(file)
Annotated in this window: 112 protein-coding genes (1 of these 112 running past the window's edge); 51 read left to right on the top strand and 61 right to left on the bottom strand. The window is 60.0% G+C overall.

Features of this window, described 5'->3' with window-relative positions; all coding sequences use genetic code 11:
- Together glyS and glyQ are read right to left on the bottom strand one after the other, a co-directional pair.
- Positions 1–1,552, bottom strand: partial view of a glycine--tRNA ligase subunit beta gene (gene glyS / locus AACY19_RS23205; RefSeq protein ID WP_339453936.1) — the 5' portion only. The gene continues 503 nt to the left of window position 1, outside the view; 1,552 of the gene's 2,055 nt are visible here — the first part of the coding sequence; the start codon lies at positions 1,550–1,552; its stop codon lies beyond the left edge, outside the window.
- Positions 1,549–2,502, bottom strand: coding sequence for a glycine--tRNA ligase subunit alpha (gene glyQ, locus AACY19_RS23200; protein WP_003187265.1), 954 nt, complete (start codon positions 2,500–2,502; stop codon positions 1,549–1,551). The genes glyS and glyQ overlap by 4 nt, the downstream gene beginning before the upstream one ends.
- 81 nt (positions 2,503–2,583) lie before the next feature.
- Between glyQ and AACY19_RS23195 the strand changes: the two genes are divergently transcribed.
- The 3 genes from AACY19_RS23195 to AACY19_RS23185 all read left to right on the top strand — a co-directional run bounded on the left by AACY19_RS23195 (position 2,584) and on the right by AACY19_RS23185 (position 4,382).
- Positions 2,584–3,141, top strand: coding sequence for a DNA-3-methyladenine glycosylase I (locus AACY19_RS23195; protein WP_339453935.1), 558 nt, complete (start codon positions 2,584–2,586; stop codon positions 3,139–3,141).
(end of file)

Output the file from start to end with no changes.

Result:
Annotated in this window: 112 protein-coding genes (1 of these 112 running past the window's edge); 51 read left to right on the top strand and 61 right to left on the bottom strand. The window is 60.0% G+C overall.

Features of this window, described 5'->3' with window-relative positions; all coding sequences use genetic code 11:
- Together glyS and glyQ are read right to left on the bottom strand one after the other, a co-directional pair.
- Positions 1–1,552, bottom strand: partial view of a glycine--tRNA ligase subunit beta gene (gene glyS / locus AACY19_RS23205; RefSeq protein ID WP_339453936.1) — the 5' portion only. The gene continues 503 nt to the left of window position 1, outside the view; 1,552 of the gene's 2,055 nt are visible here — the first part of the coding sequence; the start codon lies at positions 1,550–1,552; its stop codon lies beyond the left edge, outside the window.
- Positions 1,549–2,502, bottom strand: coding sequence for a glycine--tRNA ligase subunit alpha (gene glyQ, locus AACY19_RS23200; protein WP_003187265.1), 954 nt, complete (start codon positions 2,500–2,502; stop codon positions 1,549–1,551). The genes glyS and glyQ overlap by 4 nt, the downstream gene beginning before the upstream one ends.
- 81 nt (positions 2,503–2,583) lie before the next feature.
- Between glyQ and AACY19_RS23195 the strand changes: the two genes are divergently transcribed.
- The 3 genes from AACY19_RS23195 to AACY19_RS23185 all read left to right on the top strand — a co-directional run bounded on the left by AACY19_RS23195 (position 2,584) and on the right by AACY19_RS23185 (position 4,382).
- Positions 2,584–3,141, top strand: coding sequence for a DNA-3-methyladenine glycosylase I (locus AACY19_RS23195; protein WP_339453935.1), 558 nt, complete (start codon positions 2,584–2,586; stop codon positions 3,139–3,141).